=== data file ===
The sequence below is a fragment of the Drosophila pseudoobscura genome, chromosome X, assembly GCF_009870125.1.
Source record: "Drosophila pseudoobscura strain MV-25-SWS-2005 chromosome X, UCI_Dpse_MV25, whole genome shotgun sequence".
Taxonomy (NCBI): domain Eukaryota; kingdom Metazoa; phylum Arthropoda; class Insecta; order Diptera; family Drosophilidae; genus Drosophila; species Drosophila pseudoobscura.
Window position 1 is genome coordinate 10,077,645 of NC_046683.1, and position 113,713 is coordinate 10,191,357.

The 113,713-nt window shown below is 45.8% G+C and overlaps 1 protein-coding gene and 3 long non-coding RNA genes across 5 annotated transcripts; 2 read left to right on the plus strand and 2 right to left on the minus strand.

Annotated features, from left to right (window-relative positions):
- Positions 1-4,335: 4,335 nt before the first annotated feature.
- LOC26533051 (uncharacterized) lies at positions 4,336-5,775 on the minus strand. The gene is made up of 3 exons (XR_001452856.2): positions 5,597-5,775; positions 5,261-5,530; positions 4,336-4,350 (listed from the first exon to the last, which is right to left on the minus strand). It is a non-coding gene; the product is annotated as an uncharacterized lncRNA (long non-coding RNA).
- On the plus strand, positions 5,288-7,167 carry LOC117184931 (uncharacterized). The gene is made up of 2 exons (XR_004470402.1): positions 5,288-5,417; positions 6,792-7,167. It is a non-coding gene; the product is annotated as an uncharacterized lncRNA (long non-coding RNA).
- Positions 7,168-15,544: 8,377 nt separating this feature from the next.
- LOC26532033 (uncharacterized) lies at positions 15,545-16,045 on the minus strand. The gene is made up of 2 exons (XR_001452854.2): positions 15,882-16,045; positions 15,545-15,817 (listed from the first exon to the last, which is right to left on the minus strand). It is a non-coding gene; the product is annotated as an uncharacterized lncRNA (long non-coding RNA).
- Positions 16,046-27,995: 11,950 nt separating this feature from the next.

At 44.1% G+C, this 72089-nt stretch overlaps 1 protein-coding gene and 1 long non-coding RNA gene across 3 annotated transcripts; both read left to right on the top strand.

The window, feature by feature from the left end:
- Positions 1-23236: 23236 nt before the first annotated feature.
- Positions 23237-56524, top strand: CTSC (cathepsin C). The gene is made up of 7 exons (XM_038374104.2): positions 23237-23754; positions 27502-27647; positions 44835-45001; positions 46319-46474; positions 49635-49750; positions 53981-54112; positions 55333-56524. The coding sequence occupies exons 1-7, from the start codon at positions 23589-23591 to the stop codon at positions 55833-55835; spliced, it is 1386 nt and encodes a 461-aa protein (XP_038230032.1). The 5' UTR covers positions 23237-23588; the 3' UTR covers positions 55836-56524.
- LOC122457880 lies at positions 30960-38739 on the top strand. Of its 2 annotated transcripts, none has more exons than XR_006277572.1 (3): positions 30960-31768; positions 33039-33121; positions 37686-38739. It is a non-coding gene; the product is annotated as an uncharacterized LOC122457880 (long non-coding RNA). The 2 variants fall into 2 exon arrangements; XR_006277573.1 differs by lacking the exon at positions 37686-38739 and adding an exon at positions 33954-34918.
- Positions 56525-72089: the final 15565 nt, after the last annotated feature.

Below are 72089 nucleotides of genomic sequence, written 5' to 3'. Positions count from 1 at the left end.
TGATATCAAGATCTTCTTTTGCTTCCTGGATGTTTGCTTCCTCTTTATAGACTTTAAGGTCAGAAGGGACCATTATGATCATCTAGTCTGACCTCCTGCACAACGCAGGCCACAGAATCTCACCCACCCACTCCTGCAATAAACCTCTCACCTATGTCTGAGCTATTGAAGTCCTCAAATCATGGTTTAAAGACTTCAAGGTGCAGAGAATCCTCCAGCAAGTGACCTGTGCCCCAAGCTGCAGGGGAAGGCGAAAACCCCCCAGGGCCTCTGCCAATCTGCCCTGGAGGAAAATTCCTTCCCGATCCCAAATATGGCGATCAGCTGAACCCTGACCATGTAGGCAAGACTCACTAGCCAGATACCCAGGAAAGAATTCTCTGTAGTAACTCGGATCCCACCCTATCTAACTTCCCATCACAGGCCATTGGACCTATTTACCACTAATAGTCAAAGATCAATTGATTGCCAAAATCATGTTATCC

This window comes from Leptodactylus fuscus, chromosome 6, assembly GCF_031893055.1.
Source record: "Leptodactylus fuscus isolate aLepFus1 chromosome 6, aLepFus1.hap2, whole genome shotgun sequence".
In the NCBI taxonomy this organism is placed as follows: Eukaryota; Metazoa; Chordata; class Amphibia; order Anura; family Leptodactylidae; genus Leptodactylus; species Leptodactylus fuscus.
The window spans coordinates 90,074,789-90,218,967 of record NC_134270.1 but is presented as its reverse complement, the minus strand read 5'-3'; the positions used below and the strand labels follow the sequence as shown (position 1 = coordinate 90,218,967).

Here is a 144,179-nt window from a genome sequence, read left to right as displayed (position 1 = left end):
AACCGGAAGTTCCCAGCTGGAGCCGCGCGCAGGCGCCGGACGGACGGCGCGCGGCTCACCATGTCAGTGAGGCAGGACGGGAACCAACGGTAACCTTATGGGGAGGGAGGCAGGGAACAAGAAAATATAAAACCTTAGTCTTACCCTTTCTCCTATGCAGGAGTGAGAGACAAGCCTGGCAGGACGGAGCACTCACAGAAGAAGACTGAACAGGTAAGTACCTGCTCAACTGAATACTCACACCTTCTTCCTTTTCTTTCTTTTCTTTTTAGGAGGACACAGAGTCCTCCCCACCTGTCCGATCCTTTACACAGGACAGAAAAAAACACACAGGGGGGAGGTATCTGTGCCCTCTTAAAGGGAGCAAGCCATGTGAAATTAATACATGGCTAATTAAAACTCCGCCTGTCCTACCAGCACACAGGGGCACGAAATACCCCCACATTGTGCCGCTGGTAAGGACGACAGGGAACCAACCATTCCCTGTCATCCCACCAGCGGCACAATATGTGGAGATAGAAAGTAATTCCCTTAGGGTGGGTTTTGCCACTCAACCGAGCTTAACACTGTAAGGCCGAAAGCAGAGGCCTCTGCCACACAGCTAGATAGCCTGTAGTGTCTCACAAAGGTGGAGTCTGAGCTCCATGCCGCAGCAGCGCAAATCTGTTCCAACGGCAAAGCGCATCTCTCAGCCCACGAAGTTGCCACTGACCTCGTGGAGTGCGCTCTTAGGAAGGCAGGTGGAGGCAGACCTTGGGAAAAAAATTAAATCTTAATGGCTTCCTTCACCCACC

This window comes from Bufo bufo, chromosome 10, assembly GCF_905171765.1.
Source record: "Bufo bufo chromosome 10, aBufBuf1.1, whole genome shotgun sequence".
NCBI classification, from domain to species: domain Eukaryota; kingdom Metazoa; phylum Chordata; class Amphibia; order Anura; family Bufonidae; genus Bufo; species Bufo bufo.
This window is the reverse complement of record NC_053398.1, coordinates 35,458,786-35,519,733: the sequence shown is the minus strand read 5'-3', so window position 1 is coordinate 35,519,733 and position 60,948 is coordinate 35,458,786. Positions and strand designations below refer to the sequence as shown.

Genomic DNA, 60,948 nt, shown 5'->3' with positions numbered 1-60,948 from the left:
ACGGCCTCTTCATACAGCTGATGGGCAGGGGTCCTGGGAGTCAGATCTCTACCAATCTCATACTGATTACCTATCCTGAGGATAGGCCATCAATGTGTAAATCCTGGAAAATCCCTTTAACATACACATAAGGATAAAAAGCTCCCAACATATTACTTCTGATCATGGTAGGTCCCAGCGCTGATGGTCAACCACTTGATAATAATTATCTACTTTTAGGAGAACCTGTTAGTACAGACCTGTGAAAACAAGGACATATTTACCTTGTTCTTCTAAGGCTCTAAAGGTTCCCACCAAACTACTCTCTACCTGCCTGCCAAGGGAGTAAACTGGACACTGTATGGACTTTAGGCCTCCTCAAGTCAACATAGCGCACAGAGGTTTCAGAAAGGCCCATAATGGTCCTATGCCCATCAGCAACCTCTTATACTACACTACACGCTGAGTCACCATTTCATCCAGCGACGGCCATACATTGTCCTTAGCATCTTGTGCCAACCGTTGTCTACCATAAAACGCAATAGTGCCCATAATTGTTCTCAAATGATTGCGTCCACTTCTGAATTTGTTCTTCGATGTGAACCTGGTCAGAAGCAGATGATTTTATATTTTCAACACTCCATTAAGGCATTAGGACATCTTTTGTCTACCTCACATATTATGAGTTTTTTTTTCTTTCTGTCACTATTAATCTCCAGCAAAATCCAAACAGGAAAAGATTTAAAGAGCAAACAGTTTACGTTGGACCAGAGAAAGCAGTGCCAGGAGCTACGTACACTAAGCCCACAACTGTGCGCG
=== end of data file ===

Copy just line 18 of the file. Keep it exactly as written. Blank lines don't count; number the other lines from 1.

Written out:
- Positions 56525-72089: the final 15565 nt, after the last annotated feature.